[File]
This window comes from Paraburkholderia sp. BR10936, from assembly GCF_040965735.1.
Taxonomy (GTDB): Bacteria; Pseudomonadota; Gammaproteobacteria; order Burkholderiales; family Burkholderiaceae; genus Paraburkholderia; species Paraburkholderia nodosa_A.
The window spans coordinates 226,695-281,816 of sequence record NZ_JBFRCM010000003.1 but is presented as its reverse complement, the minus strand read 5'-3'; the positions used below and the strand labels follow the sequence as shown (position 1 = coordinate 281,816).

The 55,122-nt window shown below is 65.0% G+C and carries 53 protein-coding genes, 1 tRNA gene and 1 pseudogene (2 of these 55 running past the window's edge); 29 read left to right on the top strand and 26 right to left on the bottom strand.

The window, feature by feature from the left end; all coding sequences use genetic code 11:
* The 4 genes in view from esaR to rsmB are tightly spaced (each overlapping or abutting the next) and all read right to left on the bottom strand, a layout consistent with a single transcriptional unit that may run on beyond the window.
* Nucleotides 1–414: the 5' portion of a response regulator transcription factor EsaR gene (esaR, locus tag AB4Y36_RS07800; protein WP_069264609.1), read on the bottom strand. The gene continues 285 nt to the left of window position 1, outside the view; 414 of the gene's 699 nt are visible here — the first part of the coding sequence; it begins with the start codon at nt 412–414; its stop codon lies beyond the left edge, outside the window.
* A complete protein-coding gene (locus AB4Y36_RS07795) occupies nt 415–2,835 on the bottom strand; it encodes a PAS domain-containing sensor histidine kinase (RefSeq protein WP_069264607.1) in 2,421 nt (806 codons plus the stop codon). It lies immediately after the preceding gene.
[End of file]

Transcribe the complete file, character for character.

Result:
This window comes from Paraburkholderia sp. BR10936, from assembly GCF_040965735.1.
Taxonomy (GTDB): Bacteria; Pseudomonadota; Gammaproteobacteria; order Burkholderiales; family Burkholderiaceae; genus Paraburkholderia; species Paraburkholderia nodosa_A.
The window spans coordinates 226,695-281,816 of sequence record NZ_JBFRCM010000003.1 but is presented as its reverse complement, the minus strand read 5'-3'; the positions used below and the strand labels follow the sequence as shown (position 1 = coordinate 281,816).

The 55,122-nt window shown below is 65.0% G+C and carries 53 protein-coding genes, 1 tRNA gene and 1 pseudogene (2 of these 55 running past the window's edge); 29 read left to right on the top strand and 26 right to left on the bottom strand.

The window, feature by feature from the left end; all coding sequences use genetic code 11:
* The 4 genes in view from esaR to rsmB are tightly spaced (each overlapping or abutting the next) and all read right to left on the bottom strand, a layout consistent with a single transcriptional unit that may run on beyond the window.
* Nucleotides 1–414: the 5' portion of a response regulator transcription factor EsaR gene (esaR, locus tag AB4Y36_RS07800; protein WP_069264609.1), read on the bottom strand. The gene continues 285 nt to the left of window position 1, outside the view; 414 of the gene's 699 nt are visible here — the first part of the coding sequence; it begins with the start codon at nt 412–414; its stop codon lies beyond the left edge, outside the window.
* A complete protein-coding gene (locus AB4Y36_RS07795) occupies nt 415–2,835 on the bottom strand; it encodes a PAS domain-containing sensor histidine kinase (RefSeq protein WP_069264607.1) in 2,421 nt (806 codons plus the stop codon). It lies immediately after the preceding gene.